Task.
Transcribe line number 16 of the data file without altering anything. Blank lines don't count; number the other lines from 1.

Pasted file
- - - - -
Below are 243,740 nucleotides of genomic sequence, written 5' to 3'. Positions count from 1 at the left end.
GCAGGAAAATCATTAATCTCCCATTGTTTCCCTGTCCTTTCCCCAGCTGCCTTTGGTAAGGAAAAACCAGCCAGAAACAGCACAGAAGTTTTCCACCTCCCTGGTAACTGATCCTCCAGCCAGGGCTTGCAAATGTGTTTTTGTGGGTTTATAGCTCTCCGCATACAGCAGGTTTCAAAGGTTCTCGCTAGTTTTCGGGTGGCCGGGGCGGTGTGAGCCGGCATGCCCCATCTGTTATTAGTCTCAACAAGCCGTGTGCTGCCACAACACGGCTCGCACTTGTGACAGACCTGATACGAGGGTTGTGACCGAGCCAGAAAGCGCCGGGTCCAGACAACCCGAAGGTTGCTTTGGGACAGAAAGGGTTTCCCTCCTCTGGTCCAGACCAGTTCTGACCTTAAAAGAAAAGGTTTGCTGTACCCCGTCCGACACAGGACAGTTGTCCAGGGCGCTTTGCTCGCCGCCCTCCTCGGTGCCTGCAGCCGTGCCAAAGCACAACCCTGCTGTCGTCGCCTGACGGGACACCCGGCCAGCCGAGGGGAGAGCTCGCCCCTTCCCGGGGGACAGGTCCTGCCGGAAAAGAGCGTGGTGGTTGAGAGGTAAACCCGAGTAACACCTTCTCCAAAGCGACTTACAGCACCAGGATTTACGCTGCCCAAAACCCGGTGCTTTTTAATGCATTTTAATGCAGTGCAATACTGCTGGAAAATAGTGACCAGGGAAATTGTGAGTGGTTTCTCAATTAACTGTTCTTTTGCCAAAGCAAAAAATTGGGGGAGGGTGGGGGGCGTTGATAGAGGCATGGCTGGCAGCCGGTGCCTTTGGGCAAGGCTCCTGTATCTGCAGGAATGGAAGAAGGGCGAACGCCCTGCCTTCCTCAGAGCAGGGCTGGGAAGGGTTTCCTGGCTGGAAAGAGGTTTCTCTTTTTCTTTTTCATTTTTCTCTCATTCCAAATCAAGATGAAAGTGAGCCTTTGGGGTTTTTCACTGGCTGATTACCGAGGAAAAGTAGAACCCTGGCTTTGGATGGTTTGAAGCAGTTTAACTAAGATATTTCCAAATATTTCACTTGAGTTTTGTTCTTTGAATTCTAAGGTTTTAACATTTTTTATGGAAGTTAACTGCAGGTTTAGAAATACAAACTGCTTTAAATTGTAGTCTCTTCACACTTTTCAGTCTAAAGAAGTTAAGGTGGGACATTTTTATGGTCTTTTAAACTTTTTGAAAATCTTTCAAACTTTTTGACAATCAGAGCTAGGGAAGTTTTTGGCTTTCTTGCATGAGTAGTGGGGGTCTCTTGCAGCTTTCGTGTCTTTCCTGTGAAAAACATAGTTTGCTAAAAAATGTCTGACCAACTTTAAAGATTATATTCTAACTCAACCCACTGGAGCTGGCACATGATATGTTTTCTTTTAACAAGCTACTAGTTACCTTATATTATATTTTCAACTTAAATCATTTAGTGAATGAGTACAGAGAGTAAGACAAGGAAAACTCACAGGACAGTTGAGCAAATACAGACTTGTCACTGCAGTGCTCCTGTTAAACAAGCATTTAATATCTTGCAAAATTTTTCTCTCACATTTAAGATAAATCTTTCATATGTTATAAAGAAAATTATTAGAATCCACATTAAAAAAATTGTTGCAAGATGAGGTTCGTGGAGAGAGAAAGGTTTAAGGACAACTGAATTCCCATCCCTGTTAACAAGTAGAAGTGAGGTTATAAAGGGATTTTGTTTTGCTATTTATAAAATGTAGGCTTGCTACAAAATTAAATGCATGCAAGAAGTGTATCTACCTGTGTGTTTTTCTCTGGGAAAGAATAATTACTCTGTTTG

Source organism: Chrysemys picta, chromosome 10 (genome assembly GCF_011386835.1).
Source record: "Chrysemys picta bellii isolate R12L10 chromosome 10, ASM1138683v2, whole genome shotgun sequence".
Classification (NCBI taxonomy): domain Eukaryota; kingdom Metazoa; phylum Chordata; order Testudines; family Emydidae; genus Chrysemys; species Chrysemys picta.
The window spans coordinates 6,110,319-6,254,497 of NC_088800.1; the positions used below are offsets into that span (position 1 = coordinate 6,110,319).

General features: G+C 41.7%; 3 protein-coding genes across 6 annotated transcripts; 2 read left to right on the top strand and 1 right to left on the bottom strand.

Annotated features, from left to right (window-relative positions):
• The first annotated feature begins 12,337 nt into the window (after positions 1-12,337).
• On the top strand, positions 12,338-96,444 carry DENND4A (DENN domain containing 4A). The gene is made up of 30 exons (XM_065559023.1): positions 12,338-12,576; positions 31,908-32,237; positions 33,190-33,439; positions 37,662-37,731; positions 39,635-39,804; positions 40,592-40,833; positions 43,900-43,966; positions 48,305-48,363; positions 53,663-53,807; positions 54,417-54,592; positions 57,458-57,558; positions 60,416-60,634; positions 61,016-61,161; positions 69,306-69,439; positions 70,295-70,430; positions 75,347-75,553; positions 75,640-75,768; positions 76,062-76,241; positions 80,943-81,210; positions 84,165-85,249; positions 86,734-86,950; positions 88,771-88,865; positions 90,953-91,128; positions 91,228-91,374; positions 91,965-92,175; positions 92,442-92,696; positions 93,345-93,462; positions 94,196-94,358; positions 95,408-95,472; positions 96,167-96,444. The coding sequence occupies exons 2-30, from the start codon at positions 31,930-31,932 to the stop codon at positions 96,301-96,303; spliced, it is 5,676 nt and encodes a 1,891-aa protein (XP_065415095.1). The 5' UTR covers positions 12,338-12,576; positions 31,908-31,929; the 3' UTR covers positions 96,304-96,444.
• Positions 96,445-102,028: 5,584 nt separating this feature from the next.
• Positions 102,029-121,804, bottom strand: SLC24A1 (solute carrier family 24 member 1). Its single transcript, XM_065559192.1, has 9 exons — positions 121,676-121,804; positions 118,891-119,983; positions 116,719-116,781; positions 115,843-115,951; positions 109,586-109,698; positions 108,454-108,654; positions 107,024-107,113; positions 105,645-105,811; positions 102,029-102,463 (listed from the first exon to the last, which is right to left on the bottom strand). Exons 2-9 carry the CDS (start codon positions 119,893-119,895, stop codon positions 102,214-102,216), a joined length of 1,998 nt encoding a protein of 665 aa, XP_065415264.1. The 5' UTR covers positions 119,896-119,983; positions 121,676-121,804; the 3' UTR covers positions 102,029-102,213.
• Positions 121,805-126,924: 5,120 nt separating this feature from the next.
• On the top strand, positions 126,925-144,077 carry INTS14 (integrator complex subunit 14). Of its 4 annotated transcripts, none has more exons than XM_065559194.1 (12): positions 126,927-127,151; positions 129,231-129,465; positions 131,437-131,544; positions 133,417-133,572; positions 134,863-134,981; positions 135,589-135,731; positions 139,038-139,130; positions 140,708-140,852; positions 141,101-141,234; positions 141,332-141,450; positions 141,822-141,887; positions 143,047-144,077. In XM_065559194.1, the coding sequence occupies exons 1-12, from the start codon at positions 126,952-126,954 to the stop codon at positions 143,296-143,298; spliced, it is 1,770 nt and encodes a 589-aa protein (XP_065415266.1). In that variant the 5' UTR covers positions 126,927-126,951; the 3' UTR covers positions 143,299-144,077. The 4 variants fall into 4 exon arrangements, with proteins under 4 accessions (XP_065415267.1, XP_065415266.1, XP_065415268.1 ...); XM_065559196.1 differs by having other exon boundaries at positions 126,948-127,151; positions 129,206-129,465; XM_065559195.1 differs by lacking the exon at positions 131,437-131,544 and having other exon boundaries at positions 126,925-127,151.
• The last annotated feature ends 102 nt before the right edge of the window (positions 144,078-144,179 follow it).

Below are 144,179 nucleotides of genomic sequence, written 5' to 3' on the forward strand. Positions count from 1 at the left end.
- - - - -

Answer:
Below are 144,179 nucleotides of genomic sequence, written 5' to 3' on the forward strand. Positions count from 1 at the left end.